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Mirror Man

A Geography of Sound in 2 Acts
by David Thomas and the pale orchestra

The empty stage The empty stage, CMN Tour

Dawn of the Horns Dawn of the horns, Disastodrome

Daved Hild The Ballad Of Florida, Daved Hild

Robert Kidney Robert Kidney, Lost Nation Road

Linda Thompson Linda Thompson as The Waitress, Letter Home

Daved and Jackie Morbid Sky, Daved Hild and Jackie Leven

The diner The Diner - Bob Holman, Linda Thompson & Daved Hild

Dawn of the Horns Dawn of the horns

David Thomas David Thomas, Man In The Dark

The bus stop Waiting at the bus stop, CMN Tour

Dawn Dawn
Written and compiled by Pere Ubu founder David Thomas, "Mirror Man" is a hybrid of neo-Beat opera and tent meeting testimony. It is theatre vague. Or a rogue opera. Or a song-cycle of "haunted" geographical presences. Or a roll call of voices retrieved from all those ghost towns that lie just over the horizon.

He is joined in the production by a cast of extraordinary performers which has included the likes of Van Dyke Parks, Linda Thompson, Bob Holman, Jackie Leven, Syd Straw, Frank Black, Peter Hammil, George Wendt, Daved Hild, Jane Bombane, and others.
Robert Clark, The Guardian, 5/25/01
Brave and highly creative.

Andrew Lee, Daily Bruin, 2/25/03
A haunting picture of longing and loss in the American West.

Ross Fortune, Time Out
It evokes the restless hobo spirit of Harry Partch.

Robin Denselow, The Guardian
Intriguing, atmospheric... a Nineties update of the Kerouac era.

Andy Gill, The Independent
It's an evocation of intangible geographical presence... Thomas using collaborators with a finely-tuned sense of place skillfully sets the mood of suspension you slip into while traveling.

Bill Meyer, Chicago Tribune
Multiple voices and mirage-like accompaniment weave a vivid, multifaceted expression of the troubled space between memory and reality.
Links and Background:
RecordingsLibretto to Act 1 • Downloadable ArtProduction materialsManifesto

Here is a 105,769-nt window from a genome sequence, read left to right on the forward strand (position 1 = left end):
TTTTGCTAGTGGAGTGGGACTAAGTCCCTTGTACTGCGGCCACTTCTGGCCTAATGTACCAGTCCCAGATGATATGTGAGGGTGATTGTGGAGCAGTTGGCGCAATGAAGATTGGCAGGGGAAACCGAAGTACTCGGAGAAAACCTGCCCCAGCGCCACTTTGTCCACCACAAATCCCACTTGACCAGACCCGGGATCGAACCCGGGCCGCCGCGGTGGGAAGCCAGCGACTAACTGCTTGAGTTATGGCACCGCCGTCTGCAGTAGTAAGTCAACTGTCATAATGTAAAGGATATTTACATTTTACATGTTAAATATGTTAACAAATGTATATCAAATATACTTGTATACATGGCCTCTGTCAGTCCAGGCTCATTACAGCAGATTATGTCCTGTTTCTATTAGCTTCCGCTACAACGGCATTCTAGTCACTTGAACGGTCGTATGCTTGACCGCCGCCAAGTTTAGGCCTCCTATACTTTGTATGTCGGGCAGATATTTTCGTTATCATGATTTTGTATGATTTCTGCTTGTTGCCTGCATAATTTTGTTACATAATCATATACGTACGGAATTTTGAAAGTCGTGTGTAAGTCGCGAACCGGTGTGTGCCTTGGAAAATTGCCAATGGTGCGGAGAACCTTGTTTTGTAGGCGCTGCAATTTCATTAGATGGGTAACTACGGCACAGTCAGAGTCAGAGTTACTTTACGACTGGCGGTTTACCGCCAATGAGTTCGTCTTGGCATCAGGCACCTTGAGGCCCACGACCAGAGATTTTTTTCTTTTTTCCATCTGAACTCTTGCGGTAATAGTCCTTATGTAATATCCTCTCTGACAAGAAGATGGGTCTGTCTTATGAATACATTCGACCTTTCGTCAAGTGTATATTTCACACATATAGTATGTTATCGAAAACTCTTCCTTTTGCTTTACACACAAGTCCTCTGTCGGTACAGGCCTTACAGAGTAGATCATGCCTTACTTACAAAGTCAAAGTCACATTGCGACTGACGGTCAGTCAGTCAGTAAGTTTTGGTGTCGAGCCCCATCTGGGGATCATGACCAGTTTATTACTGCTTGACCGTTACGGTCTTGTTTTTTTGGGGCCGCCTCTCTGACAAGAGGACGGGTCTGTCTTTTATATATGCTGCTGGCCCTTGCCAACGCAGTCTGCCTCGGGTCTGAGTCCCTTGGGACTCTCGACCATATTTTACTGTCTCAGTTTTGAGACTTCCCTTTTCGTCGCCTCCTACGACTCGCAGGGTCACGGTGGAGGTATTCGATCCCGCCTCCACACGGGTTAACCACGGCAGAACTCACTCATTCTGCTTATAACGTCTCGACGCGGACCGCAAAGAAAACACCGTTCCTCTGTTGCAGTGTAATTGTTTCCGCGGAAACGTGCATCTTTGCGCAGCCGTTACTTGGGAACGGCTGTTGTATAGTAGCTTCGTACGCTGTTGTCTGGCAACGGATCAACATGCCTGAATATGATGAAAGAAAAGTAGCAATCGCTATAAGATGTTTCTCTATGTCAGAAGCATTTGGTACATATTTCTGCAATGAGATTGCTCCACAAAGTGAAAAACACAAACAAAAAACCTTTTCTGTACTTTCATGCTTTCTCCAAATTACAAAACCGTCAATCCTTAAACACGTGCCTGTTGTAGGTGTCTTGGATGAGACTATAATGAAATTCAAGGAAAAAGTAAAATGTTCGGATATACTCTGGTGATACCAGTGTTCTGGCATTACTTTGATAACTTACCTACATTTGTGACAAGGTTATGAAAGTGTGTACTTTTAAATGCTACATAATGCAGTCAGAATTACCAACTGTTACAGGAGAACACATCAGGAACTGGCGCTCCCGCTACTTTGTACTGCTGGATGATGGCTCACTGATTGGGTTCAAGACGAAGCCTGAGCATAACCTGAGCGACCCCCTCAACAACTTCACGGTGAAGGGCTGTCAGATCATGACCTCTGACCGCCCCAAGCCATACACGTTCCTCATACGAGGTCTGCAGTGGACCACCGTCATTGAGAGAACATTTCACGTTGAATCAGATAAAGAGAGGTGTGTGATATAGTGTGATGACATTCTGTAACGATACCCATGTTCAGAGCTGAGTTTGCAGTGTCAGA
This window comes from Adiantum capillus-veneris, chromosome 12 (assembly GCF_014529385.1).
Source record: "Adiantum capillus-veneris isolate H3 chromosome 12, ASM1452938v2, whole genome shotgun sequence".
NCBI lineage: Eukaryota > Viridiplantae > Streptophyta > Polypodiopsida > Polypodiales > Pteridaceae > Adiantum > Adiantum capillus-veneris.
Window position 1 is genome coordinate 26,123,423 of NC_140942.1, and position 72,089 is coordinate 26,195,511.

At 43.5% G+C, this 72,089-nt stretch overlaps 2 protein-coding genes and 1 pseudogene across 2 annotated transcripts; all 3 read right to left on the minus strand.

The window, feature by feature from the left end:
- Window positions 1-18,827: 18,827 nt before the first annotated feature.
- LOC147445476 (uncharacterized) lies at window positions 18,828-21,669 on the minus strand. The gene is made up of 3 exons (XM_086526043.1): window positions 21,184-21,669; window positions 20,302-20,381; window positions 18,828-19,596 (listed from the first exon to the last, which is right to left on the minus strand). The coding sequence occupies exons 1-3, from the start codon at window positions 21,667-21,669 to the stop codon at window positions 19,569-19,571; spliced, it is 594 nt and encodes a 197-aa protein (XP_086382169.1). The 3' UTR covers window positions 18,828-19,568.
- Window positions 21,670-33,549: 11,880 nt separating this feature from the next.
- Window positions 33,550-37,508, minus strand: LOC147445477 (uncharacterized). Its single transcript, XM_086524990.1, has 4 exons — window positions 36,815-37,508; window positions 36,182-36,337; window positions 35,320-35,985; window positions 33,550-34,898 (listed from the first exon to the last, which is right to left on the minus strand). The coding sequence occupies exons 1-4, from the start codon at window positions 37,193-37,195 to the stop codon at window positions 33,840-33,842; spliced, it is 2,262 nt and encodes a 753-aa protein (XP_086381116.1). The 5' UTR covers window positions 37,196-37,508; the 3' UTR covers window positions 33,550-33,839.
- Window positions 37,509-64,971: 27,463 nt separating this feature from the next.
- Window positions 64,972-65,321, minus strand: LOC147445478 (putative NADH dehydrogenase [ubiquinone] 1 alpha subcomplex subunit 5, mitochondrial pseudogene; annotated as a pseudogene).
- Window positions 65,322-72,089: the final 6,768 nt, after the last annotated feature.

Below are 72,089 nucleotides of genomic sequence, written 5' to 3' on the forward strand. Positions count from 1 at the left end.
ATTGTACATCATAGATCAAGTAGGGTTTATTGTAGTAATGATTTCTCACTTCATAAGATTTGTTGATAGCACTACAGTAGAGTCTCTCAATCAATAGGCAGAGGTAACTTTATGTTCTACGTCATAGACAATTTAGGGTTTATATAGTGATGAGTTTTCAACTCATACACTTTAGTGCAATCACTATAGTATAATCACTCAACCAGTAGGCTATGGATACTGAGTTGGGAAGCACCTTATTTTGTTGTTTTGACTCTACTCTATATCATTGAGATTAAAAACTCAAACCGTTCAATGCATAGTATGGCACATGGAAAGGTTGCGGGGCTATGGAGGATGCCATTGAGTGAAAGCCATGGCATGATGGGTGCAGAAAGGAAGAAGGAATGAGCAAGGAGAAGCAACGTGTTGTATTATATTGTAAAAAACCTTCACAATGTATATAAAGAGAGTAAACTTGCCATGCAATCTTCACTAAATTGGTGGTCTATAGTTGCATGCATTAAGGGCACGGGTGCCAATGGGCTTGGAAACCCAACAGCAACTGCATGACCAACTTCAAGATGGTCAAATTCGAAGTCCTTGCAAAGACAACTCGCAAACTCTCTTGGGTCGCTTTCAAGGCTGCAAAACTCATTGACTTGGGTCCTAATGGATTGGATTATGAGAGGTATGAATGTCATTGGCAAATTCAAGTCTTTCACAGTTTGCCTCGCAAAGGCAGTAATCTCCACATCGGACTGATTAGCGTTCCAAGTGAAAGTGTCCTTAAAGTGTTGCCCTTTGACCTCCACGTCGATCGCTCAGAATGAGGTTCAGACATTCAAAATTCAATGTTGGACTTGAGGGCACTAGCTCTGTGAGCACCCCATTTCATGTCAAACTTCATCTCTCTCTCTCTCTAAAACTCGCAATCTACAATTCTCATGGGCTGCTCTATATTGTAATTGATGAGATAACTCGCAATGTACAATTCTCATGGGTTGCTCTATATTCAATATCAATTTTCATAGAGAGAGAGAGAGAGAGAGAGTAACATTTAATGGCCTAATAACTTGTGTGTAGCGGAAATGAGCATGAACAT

Mirror Man is about places that don't exist and a collection of stories about the people who live there - abandoned by the future, forbidden access to the past, and set adrift in a mirage-like Now where Culture has become a weapon used against them, where all the words are owned by liars and everywhere the media are installed as priests and as the sole mediators between man and the world. Native folk culture in 21st Century America is a driven and heroic scrabbling together of Order & Meaning using materials at hand, all the detritus of disposable culture and fragments of pop songs, or handcrafted iconographies along with the odd issue of Popular Mechanics magazine. It is a strange double loopback inversion of cargo culture and you see it everywhere, out there in the middle of nowhere, abandoned gas stations, forlorn handcrafted theme parks: Rattlesnake World, Motel Dust, Cafe Despair... and you ask yourself, "Why did anyone ever think to build that thing out here?" Then you look around and you don't see anyone. "So, it's trailsign," you say to yourself. "There's been something broken pass thru here."

The washer moon
The washer moon

Act 1, "Jack & The General," happens Out There. Across a series of roadside diners and truckstops, under bug-swarmed lampposts - interstate susurration in the air - characters tell their stories in the blasted light of one more black coffee dawn. A radio spins out dreams of all the futures that will never be to the backdrop of a neon ghostscape.

Act 2 is sub-titled "Surf's Up in Bay City." On the other side of every desert is, and always has been, Bay City. Bay City is where the journey ends, where the unstoppable Great Westward Urge meets the immovable Pacific Object and loses, where all travellers must come to a separate peace or be swallowed up. At a bus-stop in the promised land a set of characters waits for the sense of motion to finally stop... but wondering just what that might actually feel like.

Fronted by the mighty David Thomas, The Pale Orchestra is an ensemble of singers, poets and musicians - accomplished improvisers of both song and soundscape, masters of the expressive voice. The score and libretto encourage spontaneity and inspiration in both music and word, resulting in fresh and surprising nuances each night. It is a process that is in part testifying, in part epiphany and in part misunderstanding.